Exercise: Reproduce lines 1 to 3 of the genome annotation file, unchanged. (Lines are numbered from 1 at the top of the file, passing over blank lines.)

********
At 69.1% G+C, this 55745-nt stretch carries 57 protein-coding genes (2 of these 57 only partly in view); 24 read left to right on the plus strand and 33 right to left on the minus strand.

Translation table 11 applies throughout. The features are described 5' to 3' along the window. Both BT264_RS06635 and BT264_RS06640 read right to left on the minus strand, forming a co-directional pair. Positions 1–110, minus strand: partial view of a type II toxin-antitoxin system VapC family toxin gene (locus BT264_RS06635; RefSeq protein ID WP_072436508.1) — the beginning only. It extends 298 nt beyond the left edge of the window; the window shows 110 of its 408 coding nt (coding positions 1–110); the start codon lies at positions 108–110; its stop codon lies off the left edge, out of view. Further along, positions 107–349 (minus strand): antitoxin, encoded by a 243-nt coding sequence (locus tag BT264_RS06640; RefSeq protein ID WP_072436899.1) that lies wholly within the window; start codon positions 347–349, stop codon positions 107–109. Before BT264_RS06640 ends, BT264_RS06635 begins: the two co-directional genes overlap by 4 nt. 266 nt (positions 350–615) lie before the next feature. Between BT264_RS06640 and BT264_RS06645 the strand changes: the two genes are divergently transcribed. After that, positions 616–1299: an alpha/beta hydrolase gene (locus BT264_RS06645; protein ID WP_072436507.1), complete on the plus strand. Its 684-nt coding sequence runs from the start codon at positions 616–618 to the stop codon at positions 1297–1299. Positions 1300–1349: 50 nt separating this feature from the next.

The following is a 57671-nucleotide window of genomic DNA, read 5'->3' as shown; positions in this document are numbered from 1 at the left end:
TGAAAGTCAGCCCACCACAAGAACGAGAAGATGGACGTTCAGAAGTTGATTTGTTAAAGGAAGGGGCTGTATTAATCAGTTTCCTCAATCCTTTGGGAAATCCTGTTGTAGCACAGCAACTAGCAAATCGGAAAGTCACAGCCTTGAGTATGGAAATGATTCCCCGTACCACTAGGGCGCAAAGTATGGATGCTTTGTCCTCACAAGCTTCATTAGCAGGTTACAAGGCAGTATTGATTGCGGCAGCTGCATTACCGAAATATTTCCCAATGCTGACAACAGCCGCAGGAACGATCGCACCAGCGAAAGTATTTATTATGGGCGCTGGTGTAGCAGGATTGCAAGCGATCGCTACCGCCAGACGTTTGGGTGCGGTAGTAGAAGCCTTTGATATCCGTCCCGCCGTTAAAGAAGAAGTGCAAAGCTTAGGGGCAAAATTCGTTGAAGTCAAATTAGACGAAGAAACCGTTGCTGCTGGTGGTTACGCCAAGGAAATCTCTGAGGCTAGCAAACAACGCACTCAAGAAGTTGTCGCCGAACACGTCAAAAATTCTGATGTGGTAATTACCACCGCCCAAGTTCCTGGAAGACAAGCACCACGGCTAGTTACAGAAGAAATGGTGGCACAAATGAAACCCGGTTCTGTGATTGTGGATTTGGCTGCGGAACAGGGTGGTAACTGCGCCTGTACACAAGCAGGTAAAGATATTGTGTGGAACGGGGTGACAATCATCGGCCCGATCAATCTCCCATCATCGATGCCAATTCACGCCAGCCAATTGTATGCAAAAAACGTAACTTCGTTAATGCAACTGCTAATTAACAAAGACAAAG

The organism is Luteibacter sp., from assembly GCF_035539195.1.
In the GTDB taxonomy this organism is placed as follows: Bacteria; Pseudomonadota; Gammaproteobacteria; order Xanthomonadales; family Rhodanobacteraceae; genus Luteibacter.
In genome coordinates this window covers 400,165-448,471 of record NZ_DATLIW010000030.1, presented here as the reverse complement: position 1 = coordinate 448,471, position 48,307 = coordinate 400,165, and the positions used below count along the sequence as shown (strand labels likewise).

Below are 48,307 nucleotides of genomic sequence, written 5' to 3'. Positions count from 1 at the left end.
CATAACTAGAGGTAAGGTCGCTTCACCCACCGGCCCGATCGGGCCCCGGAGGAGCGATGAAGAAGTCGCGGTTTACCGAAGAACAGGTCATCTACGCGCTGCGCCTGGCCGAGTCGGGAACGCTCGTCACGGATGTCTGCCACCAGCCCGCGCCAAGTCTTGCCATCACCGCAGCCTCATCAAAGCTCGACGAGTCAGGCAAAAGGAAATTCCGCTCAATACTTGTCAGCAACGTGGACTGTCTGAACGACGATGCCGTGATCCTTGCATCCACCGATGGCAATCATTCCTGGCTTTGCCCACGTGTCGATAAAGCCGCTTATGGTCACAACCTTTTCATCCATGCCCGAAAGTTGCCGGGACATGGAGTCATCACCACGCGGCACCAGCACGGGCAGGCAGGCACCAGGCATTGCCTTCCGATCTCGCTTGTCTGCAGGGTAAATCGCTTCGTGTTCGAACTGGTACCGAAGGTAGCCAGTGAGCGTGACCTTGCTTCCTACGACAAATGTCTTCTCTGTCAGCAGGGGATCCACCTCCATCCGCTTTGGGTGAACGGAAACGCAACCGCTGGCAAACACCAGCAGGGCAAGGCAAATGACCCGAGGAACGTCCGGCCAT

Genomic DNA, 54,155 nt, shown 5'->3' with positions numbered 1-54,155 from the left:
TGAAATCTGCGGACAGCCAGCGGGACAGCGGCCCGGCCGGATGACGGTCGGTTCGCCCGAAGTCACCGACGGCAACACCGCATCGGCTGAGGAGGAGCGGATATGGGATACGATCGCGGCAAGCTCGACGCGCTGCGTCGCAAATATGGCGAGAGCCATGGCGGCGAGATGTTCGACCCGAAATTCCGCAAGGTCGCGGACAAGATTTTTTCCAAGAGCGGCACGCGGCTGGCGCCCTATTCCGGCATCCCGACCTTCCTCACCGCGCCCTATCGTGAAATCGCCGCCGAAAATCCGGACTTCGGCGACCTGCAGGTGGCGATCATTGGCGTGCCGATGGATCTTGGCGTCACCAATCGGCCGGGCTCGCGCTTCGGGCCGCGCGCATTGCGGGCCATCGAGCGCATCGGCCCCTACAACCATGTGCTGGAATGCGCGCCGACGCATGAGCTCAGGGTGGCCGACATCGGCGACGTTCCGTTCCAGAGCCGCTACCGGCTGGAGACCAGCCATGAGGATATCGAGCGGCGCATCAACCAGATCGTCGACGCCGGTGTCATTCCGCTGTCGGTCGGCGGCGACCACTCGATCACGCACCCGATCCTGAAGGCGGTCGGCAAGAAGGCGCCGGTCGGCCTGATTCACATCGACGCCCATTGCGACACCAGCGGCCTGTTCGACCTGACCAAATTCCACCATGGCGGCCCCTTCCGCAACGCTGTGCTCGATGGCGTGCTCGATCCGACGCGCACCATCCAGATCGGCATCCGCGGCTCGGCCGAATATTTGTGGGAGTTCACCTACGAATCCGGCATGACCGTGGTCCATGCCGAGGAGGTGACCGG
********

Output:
At 69.1% G+C, this 55745-nt stretch carries 57 protein-coding genes (2 of these 57 only partly in view); 24 read left to right on the plus strand and 33 right to left on the minus strand.

Translation table 11 applies throughout. The features are described 5' to 3' along the window. Both BT264_RS06635 and BT264_RS06640 read right to left on the minus strand, forming a co-directional pair. Positions 1–110, minus strand: partial view of a type II toxin-antitoxin system VapC family toxin gene (locus BT264_RS06635; RefSeq protein ID WP_072436508.1) — the beginning only. It extends 298 nt beyond the left edge of the window; the window shows 110 of its 408 coding nt (coding positions 1–110); the start codon lies at positions 108–110; its stop codon lies off the left edge, out of view. Further along, positions 107–349 (minus strand): antitoxin, encoded by a 243-nt coding sequence (locus tag BT264_RS06640; RefSeq protein ID WP_072436899.1) that lies wholly within the window; start codon positions 347–349, stop codon positions 107–109. Before BT264_RS06640 ends, BT264_RS06635 begins: the two co-directional genes overlap by 4 nt. 266 nt (positions 350–615) lie before the next feature. Between BT264_RS06640 and BT264_RS06645 the strand changes: the two genes are divergently transcribed. After that, positions 616–1299: an alpha/beta hydrolase gene (locus BT264_RS06645; protein ID WP_072436507.1), complete on the plus strand. Its 684-nt coding sequence runs from the start codon at positions 616–618 to the stop codon at positions 1297–1299. Positions 1300–1349: 50 nt separating this feature from the next.

The following is a 57671-nucleotide window of genomic DNA, read 5'->3' as shown; positions in this document are numbered from 1 at the left end: